New Years’ greeting cards all follow a typical structure. Here’s an example provided by Japan Post: 

[Image: Japan Post.]

[Image: Japan Post.]

In general, a New Year's card consists of the following items in order.

  1. A New Year greeting, such as 「謹賀新年」「賀春」are often written in a larger size than the rest of the text.

  2. A sentence expressing gratitude for the previous year's relationship, joy at having successfully arrived at the New Year, and other sentences that express thankfulness.

  3. The body of the letter, including recent developments, aspirations, thoughts, and apologies.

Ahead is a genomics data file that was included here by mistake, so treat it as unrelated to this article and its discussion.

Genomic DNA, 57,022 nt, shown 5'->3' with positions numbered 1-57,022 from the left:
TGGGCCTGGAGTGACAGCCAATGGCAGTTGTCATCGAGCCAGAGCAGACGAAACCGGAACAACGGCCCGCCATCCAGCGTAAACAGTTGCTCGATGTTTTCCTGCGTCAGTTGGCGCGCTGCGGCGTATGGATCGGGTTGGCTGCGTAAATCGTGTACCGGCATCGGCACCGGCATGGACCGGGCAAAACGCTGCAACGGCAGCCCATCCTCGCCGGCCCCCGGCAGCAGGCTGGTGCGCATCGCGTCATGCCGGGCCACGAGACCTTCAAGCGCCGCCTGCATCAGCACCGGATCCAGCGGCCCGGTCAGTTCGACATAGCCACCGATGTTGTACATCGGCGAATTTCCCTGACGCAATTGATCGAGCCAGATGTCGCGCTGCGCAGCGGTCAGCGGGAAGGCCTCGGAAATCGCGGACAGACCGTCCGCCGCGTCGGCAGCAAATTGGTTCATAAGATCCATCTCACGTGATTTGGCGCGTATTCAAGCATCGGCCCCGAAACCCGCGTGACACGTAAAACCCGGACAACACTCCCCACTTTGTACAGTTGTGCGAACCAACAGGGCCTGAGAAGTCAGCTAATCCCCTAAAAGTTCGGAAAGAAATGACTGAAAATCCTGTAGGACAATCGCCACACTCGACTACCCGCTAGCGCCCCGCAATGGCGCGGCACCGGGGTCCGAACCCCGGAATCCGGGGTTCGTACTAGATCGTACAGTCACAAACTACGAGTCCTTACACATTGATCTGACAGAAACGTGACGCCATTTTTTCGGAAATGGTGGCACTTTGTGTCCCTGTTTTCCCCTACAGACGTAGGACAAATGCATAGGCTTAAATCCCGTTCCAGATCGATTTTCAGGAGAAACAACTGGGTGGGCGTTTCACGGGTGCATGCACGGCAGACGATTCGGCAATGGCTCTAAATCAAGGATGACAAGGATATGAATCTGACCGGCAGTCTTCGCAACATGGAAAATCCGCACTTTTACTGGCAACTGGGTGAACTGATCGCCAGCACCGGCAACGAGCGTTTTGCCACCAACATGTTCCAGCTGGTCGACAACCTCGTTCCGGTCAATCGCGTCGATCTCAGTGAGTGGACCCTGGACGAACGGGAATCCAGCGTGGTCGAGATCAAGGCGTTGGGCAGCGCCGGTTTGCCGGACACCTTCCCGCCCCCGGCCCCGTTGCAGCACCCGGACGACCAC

4. Concluding remarks, including wishes and expectations for the recipient's health, happiness, prosperity, and success

Although there is some variation depending on degrees of closeness, this is the general structure of a New Year’s greeting card, and you can’t go wrong if you follow this outline. 

If you want to copy and paste text, Japan Post provides standard phrases for a variety of situations. Link here

When do I need to send this out by? 

Postal collection of New Year greeting cards begins on December 15. If you want your New Year’s greeting to be delivered on January 1, make sure you have sent it in by December 25. 

You can reply to New Year’s greetings from January 1 to January 7. 

Take note: From January 8 onwards, it will become a winter greeting and not a New Year greeting.